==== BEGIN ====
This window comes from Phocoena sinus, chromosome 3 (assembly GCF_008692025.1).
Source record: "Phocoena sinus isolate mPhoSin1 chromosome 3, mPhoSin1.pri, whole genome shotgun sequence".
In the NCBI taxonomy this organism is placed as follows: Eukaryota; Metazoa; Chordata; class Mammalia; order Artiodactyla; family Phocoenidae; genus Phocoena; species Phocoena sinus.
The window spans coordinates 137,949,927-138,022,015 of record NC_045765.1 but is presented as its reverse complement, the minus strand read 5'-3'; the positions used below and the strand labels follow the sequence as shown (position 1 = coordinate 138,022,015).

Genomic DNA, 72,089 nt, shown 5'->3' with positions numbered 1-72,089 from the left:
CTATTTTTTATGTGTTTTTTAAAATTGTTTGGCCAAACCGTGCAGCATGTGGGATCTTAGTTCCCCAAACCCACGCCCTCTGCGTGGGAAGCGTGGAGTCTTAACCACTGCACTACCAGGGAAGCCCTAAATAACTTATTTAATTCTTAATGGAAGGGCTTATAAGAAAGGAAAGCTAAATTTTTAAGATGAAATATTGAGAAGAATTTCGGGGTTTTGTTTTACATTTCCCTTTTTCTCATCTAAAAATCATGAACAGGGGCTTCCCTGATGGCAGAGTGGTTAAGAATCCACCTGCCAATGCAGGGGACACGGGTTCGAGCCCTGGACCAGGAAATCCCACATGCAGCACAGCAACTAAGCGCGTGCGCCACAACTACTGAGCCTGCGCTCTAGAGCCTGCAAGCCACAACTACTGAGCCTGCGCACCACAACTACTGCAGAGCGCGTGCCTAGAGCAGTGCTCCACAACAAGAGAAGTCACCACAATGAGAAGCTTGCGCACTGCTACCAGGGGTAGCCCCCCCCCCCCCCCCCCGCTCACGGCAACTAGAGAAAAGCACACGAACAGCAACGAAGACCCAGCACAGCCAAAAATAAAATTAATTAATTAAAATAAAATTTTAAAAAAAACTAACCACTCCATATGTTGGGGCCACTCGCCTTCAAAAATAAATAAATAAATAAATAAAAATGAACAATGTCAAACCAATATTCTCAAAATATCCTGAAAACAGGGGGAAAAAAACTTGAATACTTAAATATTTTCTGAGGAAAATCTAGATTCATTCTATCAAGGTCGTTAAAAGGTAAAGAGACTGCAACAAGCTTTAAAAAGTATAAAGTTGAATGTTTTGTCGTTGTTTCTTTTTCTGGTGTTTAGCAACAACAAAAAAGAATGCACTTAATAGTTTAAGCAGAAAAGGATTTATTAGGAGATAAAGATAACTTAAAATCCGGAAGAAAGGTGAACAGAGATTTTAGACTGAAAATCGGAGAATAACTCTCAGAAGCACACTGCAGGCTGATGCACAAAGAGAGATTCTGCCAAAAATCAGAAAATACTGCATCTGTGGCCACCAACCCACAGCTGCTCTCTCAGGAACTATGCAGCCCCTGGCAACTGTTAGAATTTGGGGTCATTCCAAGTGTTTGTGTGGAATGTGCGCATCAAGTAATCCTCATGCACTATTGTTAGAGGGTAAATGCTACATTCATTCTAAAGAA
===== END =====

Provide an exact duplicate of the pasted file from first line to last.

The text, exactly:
This window comes from Phocoena sinus, chromosome 3 (assembly GCF_008692025.1).
Source record: "Phocoena sinus isolate mPhoSin1 chromosome 3, mPhoSin1.pri, whole genome shotgun sequence".
In the NCBI taxonomy this organism is placed as follows: Eukaryota; Metazoa; Chordata; class Mammalia; order Artiodactyla; family Phocoenidae; genus Phocoena; species Phocoena sinus.
The window spans coordinates 137,949,927-138,022,015 of record NC_045765.1 but is presented as its reverse complement, the minus strand read 5'-3'; the positions used below and the strand labels follow the sequence as shown (position 1 = coordinate 138,022,015).

Genomic DNA, 72,089 nt, shown 5'->3' with positions numbered 1-72,089 from the left:
CTATTTTTTATGTGTTTTTTAAAATTGTTTGGCCAAACCGTGCAGCATGTGGGATCTTAGTTCCCCAAACCCACGCCCTCTGCGTGGGAAGCGTGGAGTCTTAACCACTGCACTACCAGGGAAGCCCTAAATAACTTATTTAATTCTTAATGGAAGGGCTTATAAGAAAGGAAAGCTAAATTTTTAAGATGAAATATTGAGAAGAATTTCGGGGTTTTGTTTTACATTTCCCTTTTTCTCATCTAAAAATCATGAACAGGGGCTTCCCTGATGGCAGAGTGGTTAAGAATCCACCTGCCAATGCAGGGGACACGGGTTCGAGCCCTGGACCAGGAAATCCCACATGCAGCACAGCAACTAAGCGCGTGCGCCACAACTACTGAGCCTGCGCTCTAGAGCCTGCAAGCCACAACTACTGAGCCTGCGCACCACAACTACTGCAGAGCGCGTGCCTAGAGCAGTGCTCCACAACAAGAGAAGTCACCACAATGAGAAGCTTGCGCACTGCTACCAGGGGTAGCCCCCCCCCCCCCCCCCCGCTCACGGCAACTAGAGAAAAGCACACGAACAGCAACGAAGACCCAGCACAGCCAAAAATAAAATTAATTAATTAAAATAAAATTTTAAAAAAAACTAACCACTCCATATGTTGGGGCCACTCGCCTTCAAAAATAAATAAATAAATAAATAAAAATGAACAATGTCAAACCAATATTCTCAAAATATCCTGAAAACAGGGGGAAAAAAACTTGAATACTTAAATATTTTCTGAGGAAAATCTAGATTCATTCTATCAAGGTCGTTAAAAGGTAAAGAGACTGCAACAAGCTTTAAAAAGTATAAAGTTGAATGTTTTGTCGTTGTTTCTTTTTCTGGTGTTTAGCAACAACAAAAAAGAATGCACTTAATAGTTTAAGCAGAAAAGGATTTATTAGGAGATAAAGATAACTTAAAATCCGGAAGAAAGGTGAACAGAGATTTTAGACTGAAAATCGGAGAATAACTCTCAGAAGCACACTGCAGGCTGATGCACAAAGAGAGATTCTGCCAAAAATCAGAAAATACTGCATCTGTGGCCACCAACCCACAGCTGCTCTCTCAGGAACTATGCAGCCCCTGGCAACTGTTAGAATTTGGGGTCATTCCAAGTGTTTGTGTGGAATGTGCGCATCAAGTAATCCTCATGCACTATTGTTAGAGGGTAAATGCTACATTCATTCTAAAGAA